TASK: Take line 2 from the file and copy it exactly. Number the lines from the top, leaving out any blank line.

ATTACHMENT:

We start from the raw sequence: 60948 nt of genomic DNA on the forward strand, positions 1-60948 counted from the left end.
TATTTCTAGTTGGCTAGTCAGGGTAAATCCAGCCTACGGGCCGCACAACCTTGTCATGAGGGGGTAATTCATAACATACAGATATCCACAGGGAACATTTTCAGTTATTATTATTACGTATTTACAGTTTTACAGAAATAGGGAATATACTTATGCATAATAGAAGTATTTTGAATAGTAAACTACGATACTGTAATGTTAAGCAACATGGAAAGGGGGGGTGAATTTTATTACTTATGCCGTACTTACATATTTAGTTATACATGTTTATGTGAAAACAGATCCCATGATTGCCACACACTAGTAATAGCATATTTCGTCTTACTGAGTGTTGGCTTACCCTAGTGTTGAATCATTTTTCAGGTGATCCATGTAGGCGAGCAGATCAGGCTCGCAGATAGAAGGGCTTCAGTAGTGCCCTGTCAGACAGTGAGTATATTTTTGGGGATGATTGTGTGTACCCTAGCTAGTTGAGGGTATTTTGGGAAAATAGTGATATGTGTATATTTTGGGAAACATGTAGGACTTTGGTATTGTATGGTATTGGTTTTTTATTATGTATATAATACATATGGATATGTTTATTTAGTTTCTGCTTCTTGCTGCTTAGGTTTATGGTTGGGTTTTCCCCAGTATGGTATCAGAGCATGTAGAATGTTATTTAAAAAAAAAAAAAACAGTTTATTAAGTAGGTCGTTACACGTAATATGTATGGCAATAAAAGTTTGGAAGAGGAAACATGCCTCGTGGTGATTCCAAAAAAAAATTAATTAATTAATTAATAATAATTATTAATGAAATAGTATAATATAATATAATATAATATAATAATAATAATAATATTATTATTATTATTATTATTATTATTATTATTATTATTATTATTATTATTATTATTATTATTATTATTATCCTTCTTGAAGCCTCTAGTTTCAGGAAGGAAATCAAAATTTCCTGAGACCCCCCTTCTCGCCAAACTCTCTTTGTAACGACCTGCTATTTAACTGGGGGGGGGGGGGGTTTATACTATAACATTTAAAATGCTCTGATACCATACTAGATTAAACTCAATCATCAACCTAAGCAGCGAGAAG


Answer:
TATTTCTAGTTGGCTAGTCAGGGTAAATCCAGCCTACGGGCCGCACAACCTTGTCATGAGGGGGTAATTCATAACATACAGATATCCACAGGGAACATTTTCAGTTATTATTATTACGTATTTACAGTTTTACAGAAATAGGGAATATACTTATGCATAATAGAAGTATTTTGAATAGTAAACTACGATACTGTAATGTTAAGCAACATGGAAAGGGGGGGTGAATTTTATTACTTATGCCGTACTTACATATTTAGTTATACATGTTTATGTGAAAACAGATCCCATGATTGCCACACACTAGTAATAGCATATTTCGTCTTACTGAGTGTTGGCTTACCCTAGTGTTGAATCATTTTTCAGGTGATCCATGTAGGCGAGCAGATCAGGCTCGCAGATAGAAGGGCTTCAGTAGTGCCCTGTCAGACAGTGAGTATATTTTTGGGGATGATTGTGTGTACCCTAGCTAGTTGAGGGTATTTTGGGAAAATAGTGATATGTGTATATTTTGGGAAACATGTAGGACTTTGGTATTGTATGGTATTGGTTTTTTATTATGTATATAATACATATGGATATGTTTATTTAGTTTCTGCTTCTTGCTGCTTAGGTTTATGGTTGGGTTTTCCCCAGTATGGTATCAGAGCATGTAGAATGTTATTTAAAAAAAAAAAAAACAGTTTATTAAGTAGGTCGTTACACGTAATATGTATGGCAATAAAAGTTTGGAAGAGGAAACATGCCTCGTGGTGATTCCAAAAAAAAATTAATTAATTAATTAATAATAATTATTAATGAAATAGTATAATATAATATAATATAATATAATAATAATAATAATATTATTATTATTATTATTATTATTATTATTATTATTATTATTATTATTATTATTATTATTATTATTATTATCCTTCTTGAAGCCTCTAGTTTCAGGAAGGAAATCAAAATTTCCTGAGACCCCCCTTCTCGCCAAACTCTCTTTGTAACGACCTGCTATTTAACTGGGGGGGGGGGGGGTTTATACTATAACATTTAAAATGCTCTGATACCATACTAGATTAAACTCAATCATCAACCTAAGCAGCGAGAAG